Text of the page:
Send to

Choose Destination
Transplantation. 1998 Jan 27;65(2):224-8.

Long-term results of ABO-incompatible living kidney transplantation: a single-center experience.

Author information

Department of Urology, Kidney Center, Tokyo Women's Medical College, Japan.



Despite great efforts to promote the donation of cadaveric organs, the number of organ transplantations in Japan is not increasing and a serious shortage of cadaveric organs exists. These circumstances have forced a widening of indications for kidney transplantation. For this purpose, ABO-incompatible living kidney transplantations (LKTs) have been performed. Although we have already reported the short-term results of ABO-incompatible LKT, there is no report of long-term results in such cases; anti-A and anti-B antibodies could cause antibody-induced chronic rejection and result in poor long-term graft survival. In this study, we have reviewed the long-term results of ABO-incompatible LKT and tried to identify the most important factors for long-term renal function in ABO-incompatible LKT.


Sixty-seven patients with end-stage renal failure underwent ABO-incompatible living kidney transplantation at our institute between January, 1989, and December, 1995. The mean age was 34.9 years (range, 8-58 years), with 38 males and 29 females. Incompatibility in ABO blood group antigens was as follows: A1-->O, 23 patients; B-->O, 19 patients; A1B-->A1, 7 patients; B-->A1, 8 patients; A1-->B; 4 patients; A1B-->B, 4 patients; A1B-->O, 2 patients. The number of HLA-AB, and -DR mismatches were 1.6+/-1.1 and 0.76+/-0.6, respectively. Plasmapheresis and immunoadsorption were carried out to remove the anti-AB antibodies before the kidney transplantation. In the induction phase, methylprednisolone, cyclosporine, azathioprine, antilymphocyte globulin, and deoxyspergualin were used for immunosuppression. Local irradiation of the graft was performed at a dose of 150 rad, on the first, third, and fifth days after transplantation. Splenectomy was done at the time of kidney transplantation in all cases.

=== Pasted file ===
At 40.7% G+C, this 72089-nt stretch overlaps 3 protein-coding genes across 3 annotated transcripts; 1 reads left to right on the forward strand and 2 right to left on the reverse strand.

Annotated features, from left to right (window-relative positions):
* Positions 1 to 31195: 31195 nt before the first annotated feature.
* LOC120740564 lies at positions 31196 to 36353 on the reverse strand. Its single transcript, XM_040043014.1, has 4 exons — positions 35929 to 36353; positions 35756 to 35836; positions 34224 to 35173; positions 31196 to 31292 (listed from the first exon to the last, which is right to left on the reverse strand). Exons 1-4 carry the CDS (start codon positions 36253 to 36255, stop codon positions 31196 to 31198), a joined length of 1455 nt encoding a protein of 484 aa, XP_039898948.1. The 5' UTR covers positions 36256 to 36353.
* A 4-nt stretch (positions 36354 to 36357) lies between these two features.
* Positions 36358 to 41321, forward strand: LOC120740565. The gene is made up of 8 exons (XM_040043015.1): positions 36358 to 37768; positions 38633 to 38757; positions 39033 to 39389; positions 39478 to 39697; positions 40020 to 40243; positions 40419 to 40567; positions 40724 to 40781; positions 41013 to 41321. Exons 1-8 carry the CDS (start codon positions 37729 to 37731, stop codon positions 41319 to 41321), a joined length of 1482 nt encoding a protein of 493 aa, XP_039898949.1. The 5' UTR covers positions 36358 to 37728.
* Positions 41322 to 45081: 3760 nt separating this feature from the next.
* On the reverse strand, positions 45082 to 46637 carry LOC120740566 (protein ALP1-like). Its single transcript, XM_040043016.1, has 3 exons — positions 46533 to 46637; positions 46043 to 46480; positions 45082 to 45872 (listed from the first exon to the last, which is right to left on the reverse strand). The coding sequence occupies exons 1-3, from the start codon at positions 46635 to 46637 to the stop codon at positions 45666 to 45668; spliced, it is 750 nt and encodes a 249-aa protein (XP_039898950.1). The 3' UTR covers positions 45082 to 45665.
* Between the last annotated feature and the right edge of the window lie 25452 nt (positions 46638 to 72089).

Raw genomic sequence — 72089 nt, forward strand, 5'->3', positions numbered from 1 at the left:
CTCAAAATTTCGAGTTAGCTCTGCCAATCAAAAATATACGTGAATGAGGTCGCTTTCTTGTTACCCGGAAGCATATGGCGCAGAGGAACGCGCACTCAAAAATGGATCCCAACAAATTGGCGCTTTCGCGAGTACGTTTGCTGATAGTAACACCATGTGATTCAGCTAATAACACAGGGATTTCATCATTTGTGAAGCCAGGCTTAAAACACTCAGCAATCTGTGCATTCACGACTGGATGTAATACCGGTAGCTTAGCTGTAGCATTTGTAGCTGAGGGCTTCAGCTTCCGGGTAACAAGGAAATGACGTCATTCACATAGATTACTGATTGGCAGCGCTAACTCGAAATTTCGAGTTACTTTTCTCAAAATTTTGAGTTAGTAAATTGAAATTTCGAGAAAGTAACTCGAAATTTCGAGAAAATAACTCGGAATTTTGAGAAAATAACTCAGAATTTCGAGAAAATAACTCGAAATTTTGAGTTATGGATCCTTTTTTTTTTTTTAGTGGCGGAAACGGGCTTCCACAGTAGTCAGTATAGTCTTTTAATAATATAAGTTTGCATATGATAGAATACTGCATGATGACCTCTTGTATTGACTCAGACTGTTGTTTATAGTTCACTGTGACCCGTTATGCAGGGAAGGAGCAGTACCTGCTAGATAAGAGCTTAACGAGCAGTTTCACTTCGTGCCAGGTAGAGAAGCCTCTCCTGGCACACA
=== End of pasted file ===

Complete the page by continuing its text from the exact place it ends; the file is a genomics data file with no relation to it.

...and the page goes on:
Patient survival was 93% at 1 year and 91% at 8 years. Graft survival was 79% at 1, 2, 3, and 4 years, 75% at 5 and 6 years, and 73% at 7 and 8 years. Patient survival was not significantly different from that of ABO-compatible patients. However, graft survival was significantly different between ABO-incompatible grafts and ABO-compatible grafts. Specifically, ABO-incompatible transplant recipients experienced a significantly higher rate of early graft loss up to 3 years but showed an equivalent graft loss by year 4. Among 67 patients, 16 grafts were lost during the observation period. Loss was due to acute rejection in 5 patients, followed by chronic rejection in 5 patients and death with function in 3 patients, whereas immunosuppression was withdrawn in 3 patients due to nonimmunological reasons. Of 16 grafts lost, 15 were lost within 1 year after transplantation. Of the 67 patients, 5 died during observation. Three patients with functioning grafts died of uncontrolled bleeding due to duodenal ulcer, malignant lymphoma, and cerebral hemorrhage (one patient each). One patient died of ischemic colitis due to secondary amyloidosis and one patient of cerebral hemorrhage after graft loss due to humoral rejection. There was no fatal infectious complication, whereas 10 patients had non-tissue-invasive cytomegalovirus infection. The stepwise logistic regression model was employed to identify the most important factors for long-term renal function. Patients were subdivided into those with serum creatinine of less than 2.0 mg/dl (group 1, n=39) versus those with serum creatinine of more than 2.0 mg/dl (group 2, n=22) at one year after renal transplantation. Six patients were excluded because of death with functioning graft (three patients) and withdrawal of immunosuppression (three patients). Rejection episodes within 6 months were significantly frequent in group 2 compared with group 1 (P=0.0008). Odds ratio was 112-fold in the rejection episodes. Obviously, the high incidence of early humoral rejection is caused by ABO incompatibility, because ABO-incompatible grafts experience a higher rate of early rejection and graft loss compa

[Indexed for MEDLINE]

Supplemental Content

Full text links

Icon for Wolters Kluwer
Loading ...
Support Center